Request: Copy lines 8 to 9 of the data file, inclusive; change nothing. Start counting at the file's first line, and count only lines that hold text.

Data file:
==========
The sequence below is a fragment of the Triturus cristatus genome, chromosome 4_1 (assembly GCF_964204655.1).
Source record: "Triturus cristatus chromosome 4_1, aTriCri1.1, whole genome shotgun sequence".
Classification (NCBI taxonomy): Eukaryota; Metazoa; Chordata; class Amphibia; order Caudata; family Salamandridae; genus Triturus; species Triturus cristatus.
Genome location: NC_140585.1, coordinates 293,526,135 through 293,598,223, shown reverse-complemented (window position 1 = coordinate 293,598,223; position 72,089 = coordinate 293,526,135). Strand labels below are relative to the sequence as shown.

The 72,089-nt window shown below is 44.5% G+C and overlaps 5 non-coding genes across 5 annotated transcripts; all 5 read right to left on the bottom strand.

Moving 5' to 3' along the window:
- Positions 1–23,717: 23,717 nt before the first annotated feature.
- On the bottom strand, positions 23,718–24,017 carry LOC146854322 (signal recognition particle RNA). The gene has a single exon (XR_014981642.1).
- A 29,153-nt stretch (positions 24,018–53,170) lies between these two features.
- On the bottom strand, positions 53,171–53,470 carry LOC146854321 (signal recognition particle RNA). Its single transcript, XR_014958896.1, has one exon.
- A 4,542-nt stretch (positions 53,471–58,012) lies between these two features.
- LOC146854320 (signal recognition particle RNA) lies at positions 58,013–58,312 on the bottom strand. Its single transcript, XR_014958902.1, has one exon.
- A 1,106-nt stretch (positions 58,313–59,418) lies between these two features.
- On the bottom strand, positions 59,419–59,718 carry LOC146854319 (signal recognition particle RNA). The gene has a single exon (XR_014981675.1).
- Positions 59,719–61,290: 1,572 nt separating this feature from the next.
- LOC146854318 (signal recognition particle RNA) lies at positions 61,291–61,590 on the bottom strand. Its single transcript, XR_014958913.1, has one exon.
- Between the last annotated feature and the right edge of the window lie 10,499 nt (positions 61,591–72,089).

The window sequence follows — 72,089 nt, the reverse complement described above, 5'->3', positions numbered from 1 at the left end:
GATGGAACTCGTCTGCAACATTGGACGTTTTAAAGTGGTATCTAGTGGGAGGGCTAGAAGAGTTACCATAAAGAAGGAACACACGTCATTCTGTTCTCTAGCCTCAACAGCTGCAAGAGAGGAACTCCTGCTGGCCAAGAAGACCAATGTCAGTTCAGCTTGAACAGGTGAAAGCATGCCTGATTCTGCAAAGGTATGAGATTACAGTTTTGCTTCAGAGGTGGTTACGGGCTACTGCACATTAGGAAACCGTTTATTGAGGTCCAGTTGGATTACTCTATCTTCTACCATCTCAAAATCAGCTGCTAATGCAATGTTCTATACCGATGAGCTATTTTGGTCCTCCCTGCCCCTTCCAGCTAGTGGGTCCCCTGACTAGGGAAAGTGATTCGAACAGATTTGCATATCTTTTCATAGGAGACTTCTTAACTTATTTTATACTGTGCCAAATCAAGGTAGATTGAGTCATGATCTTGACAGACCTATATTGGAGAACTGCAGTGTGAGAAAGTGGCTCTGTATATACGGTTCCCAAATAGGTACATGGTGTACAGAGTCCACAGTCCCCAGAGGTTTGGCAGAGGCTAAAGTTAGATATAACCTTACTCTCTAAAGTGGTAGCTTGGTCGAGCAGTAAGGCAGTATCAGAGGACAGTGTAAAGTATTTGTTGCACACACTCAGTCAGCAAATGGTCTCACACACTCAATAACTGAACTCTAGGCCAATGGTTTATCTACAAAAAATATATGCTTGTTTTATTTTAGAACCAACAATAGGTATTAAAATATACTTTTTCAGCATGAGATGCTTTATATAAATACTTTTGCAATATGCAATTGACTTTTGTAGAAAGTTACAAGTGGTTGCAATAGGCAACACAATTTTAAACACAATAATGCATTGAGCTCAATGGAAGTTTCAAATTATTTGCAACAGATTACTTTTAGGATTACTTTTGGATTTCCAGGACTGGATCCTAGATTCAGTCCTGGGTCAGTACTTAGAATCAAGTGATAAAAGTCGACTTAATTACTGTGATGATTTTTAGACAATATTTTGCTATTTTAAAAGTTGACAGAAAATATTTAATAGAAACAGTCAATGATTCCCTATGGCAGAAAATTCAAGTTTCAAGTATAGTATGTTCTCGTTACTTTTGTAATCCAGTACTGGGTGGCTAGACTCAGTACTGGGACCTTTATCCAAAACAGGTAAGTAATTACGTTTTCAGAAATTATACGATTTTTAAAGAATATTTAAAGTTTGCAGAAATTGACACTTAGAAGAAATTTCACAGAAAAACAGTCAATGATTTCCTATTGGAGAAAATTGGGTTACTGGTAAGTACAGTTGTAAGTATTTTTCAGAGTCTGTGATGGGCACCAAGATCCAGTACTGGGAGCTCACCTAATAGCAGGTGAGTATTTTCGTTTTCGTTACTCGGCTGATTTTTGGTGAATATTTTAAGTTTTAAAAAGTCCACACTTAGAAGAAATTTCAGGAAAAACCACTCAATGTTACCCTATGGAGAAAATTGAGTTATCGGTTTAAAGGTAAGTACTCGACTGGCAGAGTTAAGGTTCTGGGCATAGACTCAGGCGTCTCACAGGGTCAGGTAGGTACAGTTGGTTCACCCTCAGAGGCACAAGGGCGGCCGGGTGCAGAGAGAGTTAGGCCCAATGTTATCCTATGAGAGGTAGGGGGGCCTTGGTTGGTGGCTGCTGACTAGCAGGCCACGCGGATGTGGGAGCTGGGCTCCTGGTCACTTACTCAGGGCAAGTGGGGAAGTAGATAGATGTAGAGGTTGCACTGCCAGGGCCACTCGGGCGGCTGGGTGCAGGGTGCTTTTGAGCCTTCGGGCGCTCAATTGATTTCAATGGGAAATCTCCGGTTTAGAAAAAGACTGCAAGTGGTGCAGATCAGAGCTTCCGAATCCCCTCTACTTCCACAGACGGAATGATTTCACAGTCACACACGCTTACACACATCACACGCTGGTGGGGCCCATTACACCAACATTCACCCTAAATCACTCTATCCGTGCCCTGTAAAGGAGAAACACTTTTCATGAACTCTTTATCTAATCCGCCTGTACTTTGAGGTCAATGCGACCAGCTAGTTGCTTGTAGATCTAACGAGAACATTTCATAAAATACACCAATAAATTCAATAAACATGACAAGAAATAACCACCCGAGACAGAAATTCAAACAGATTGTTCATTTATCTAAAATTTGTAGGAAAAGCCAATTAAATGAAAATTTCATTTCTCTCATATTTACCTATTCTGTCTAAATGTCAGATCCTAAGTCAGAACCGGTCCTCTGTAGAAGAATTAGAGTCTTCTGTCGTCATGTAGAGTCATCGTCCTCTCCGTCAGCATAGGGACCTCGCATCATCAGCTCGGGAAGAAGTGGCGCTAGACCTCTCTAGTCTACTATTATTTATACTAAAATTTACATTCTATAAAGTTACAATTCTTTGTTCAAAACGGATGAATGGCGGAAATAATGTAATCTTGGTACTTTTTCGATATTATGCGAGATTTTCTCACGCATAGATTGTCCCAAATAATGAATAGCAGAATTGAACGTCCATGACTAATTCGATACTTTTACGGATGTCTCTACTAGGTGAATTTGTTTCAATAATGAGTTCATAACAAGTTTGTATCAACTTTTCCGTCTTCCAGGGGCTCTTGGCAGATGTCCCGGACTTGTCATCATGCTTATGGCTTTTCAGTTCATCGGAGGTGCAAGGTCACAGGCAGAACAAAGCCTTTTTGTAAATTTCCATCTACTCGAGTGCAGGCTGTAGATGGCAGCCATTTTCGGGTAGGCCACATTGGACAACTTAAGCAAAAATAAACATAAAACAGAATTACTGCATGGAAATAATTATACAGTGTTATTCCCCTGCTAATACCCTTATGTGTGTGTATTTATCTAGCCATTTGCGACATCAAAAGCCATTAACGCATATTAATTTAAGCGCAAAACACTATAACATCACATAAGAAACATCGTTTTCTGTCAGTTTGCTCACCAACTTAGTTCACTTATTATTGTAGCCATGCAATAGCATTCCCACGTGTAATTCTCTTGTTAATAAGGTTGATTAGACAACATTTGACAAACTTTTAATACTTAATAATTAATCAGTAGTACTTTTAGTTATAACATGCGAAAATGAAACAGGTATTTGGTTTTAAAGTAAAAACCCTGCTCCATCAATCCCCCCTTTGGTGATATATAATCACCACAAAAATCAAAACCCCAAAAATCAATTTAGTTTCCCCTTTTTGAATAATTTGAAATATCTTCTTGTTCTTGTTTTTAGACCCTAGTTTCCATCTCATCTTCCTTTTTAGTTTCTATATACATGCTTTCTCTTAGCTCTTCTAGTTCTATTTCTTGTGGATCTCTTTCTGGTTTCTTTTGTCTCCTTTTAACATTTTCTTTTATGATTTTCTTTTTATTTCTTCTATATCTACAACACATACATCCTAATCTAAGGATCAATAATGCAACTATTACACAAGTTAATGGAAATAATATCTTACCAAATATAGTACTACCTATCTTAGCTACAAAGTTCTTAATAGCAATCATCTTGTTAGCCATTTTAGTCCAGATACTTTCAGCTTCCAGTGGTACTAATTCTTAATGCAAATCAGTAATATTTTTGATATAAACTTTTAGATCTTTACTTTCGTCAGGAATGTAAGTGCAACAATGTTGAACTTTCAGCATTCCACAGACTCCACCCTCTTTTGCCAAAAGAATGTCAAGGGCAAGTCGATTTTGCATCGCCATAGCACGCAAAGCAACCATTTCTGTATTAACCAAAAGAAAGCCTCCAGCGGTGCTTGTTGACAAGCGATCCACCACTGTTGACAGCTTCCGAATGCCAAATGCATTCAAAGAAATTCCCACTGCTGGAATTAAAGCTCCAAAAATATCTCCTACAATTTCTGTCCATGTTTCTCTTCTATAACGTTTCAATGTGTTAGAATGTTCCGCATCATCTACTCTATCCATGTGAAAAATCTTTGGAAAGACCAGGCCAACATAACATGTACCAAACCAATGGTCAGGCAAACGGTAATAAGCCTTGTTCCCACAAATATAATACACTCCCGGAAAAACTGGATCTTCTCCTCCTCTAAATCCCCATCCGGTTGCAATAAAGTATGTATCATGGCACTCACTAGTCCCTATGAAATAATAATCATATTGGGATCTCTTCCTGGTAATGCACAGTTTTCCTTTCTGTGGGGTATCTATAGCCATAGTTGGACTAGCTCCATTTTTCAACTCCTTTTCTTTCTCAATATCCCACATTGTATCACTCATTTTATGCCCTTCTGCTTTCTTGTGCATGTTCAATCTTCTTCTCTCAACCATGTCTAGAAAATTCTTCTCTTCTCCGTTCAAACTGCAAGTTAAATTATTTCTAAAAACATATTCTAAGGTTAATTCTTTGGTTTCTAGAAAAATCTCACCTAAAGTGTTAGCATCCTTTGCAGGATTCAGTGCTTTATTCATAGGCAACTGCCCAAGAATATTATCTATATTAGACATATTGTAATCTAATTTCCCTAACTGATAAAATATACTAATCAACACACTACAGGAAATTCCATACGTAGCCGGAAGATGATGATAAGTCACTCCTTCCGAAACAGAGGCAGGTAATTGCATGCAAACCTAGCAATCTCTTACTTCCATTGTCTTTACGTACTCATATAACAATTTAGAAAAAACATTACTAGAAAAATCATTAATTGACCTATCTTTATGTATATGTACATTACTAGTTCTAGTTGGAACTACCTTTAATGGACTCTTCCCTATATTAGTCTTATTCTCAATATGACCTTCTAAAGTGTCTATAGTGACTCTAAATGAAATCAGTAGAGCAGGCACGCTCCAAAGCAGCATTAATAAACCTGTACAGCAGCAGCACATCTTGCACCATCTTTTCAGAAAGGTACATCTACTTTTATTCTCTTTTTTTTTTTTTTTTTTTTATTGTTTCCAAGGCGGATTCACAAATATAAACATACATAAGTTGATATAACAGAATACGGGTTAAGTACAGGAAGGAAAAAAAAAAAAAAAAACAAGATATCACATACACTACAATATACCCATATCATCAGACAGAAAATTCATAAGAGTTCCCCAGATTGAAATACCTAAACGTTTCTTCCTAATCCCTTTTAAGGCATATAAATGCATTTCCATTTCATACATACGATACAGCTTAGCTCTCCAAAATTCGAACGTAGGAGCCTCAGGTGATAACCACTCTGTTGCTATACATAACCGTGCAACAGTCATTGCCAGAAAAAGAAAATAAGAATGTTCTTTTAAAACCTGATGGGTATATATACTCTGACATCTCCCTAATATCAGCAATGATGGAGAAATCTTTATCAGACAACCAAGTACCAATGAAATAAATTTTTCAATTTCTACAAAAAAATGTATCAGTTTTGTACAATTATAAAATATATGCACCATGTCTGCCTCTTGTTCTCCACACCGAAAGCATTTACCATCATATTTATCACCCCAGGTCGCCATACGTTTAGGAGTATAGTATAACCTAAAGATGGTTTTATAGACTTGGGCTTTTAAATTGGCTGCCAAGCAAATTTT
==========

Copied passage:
- On the bottom strand, positions 23,718–24,017 carry LOC146854322 (signal recognition particle RNA). The gene has a single exon (XR_014981642.1).
- A 29,153-nt stretch (positions 24,018–53,170) lies between these two features.